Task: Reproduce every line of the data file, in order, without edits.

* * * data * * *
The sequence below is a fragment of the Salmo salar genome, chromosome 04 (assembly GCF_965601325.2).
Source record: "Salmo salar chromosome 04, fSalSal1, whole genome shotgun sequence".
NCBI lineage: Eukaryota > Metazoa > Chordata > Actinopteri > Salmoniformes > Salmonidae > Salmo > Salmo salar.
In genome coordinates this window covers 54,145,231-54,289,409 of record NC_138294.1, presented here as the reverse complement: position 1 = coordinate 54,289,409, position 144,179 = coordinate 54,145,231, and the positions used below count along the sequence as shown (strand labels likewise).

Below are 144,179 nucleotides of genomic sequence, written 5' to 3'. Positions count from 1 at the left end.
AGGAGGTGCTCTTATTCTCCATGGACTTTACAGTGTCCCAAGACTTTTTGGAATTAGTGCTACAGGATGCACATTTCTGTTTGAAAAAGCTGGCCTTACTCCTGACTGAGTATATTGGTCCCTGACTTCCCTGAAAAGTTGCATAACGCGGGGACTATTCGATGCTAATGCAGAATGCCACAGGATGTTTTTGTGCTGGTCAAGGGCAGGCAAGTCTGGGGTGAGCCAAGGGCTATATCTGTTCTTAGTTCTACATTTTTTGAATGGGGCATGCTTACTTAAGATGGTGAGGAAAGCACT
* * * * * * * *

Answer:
The sequence below is a fragment of the Salmo salar genome, chromosome 04 (assembly GCF_965601325.2).
Source record: "Salmo salar chromosome 04, fSalSal1, whole genome shotgun sequence".
NCBI lineage: Eukaryota > Metazoa > Chordata > Actinopteri > Salmoniformes > Salmonidae > Salmo > Salmo salar.
In genome coordinates this window covers 54,145,231-54,289,409 of record NC_138294.1, presented here as the reverse complement: position 1 = coordinate 54,289,409, position 144,179 = coordinate 54,145,231, and the positions used below count along the sequence as shown (strand labels likewise).

Below are 144,179 nucleotides of genomic sequence, written 5' to 3'. Positions count from 1 at the left end.
AGGAGGTGCTCTTATTCTCCATGGACTTTACAGTGTCCCAAGACTTTTTGGAATTAGTGCTACAGGATGCACATTTCTGTTTGAAAAAGCTGGCCTTACTCCTGACTGAGTATATTGGTCCCTGACTTCCCTGAAAAGTTGCATAACGCGGGGACTATTCGATGCTAATGCAGAATGCCACAGGATGTTTTTGTGCTGGTCAAGGGCAGGCAAGTCTGGGGTGAGCCAAGGGCTATATCTGTTCTTAGTTCTACATTTTTTGAATGGGGCATGCTTACTTAAGATGGTGAGGAAAGCACT